Messages
5,069
Location
Saratoga, NY
AndySantoro, bottom line, if you're not experiencing significant consumption with the M1 5W30 synthetic, then you're fine sticking with it. If you have some consumption, and would like it to go down, you could try a 10W30 synthetic which should be a tad more shear-stable than the 5W30. Since these are engines primarily run in warm weather, the extra 1-2% of cold starting ease you will get with a 5W30 probably won't even be noticed. As it is, you are taking better care of your OPE engines than 95% of the buying public. Cheers. Bubbatime posted the officla B&S recommendation, but if I were to pick nits, I think it's a bit naive. They are saying you will get less consumption with straight 30 than 10W30 in warm temps? Maybe ... but only under the most tortuous conditions. Most 10W30 oils are VERY shear stable nowadays ... especially the synthetics and good synthetic blends. Unless you have an application where you start the engine and let it run for several hours or even days, I would never use a straight 30 anymore.
 
Messages
6,638
Location
South Florida
Originally Posted By: Bror Jace
They are saying you will get less consumption with straight 30 than 10W30 in warm temps? Maybe ... but only under the most tortuous conditions. Most 10W30 oils are VERY shear stable nowadays ... especially the synthetics and good synthetic blends. Unless you have an application where you start the engine and let it run for several hours or even days, I would never use a straight 30 anymore.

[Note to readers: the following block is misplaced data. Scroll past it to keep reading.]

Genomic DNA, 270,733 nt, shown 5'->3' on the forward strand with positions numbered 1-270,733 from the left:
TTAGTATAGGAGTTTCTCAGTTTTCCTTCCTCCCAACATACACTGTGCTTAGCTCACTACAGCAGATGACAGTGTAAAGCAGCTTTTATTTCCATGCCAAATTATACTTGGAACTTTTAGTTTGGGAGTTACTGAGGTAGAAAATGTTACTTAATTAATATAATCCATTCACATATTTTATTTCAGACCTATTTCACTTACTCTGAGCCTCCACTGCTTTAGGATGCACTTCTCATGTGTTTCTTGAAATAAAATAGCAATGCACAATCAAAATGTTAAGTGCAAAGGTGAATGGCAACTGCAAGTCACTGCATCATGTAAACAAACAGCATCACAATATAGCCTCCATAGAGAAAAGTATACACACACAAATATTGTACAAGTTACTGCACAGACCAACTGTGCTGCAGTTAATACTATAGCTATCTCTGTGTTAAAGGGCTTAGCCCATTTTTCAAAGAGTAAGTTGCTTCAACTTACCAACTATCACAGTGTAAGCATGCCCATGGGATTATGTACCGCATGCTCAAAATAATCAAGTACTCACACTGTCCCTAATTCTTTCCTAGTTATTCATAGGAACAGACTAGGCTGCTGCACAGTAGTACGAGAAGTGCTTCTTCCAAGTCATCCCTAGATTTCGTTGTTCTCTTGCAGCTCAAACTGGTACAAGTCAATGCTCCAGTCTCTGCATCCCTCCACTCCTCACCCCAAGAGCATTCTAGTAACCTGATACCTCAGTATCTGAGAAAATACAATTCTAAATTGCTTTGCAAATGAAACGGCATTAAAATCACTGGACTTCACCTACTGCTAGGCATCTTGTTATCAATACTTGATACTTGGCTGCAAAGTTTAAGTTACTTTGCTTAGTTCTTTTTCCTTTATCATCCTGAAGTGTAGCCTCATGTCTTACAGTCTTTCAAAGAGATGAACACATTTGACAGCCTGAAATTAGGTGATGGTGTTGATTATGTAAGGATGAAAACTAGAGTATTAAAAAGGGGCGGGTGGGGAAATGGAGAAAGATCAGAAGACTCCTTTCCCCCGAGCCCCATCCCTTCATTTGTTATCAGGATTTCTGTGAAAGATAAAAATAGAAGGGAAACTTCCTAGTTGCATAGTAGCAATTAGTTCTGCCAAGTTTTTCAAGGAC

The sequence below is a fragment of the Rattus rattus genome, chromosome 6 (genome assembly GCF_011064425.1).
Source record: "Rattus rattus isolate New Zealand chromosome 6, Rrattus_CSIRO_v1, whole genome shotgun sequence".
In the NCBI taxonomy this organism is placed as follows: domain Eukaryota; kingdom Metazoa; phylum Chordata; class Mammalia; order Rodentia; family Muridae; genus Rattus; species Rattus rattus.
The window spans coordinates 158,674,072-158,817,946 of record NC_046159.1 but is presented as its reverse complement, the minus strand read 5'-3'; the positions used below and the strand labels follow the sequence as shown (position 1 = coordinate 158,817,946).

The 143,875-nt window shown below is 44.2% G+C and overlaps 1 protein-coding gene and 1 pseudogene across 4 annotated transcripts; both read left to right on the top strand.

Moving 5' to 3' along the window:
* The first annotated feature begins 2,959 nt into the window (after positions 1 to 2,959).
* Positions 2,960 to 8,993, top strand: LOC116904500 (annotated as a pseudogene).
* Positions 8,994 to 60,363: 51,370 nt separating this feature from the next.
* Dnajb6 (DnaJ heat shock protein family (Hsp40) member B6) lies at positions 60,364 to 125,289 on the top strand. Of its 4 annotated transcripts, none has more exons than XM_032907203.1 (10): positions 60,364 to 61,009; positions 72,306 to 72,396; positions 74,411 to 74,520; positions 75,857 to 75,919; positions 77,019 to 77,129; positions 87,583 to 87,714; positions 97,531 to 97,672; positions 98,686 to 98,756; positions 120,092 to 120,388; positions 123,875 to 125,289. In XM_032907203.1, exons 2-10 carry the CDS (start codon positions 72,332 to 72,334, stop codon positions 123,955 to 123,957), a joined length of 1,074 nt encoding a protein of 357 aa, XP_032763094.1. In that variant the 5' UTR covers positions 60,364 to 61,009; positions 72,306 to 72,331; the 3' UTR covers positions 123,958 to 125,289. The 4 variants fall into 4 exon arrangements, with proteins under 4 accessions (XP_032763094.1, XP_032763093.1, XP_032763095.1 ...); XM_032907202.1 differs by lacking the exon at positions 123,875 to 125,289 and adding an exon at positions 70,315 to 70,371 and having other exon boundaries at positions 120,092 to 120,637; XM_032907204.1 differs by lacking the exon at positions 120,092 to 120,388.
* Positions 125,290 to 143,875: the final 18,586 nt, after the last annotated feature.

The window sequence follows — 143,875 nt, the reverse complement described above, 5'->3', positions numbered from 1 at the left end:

Down here the conventional 10W30 consumes like crazy in certain engines. If I lived in New York I wouldn't mind using a 10W30. But it absolutely gets guzzled down here. SAE30 use is still highly recommended in this neck of the woods. I run SAE30 in almost everything that can run a 30 weight except Kohler Command engines which get the factory recommended 10W30. Some engines get 15W40 and some get 10W30 synthetic, depending on customer request. Plus, when the OVERNIGHT LOW is 72-79 degrees for about 9 months out of the year, a multi-grade offers zero benefit.
 

JTK

Messages
13,518
Location
Buffalo, NY
Originally Posted By: Bror Jace
Unless you have an application where you start the engine and let it run for several hours or even days, I would never use a straight 30 anymore.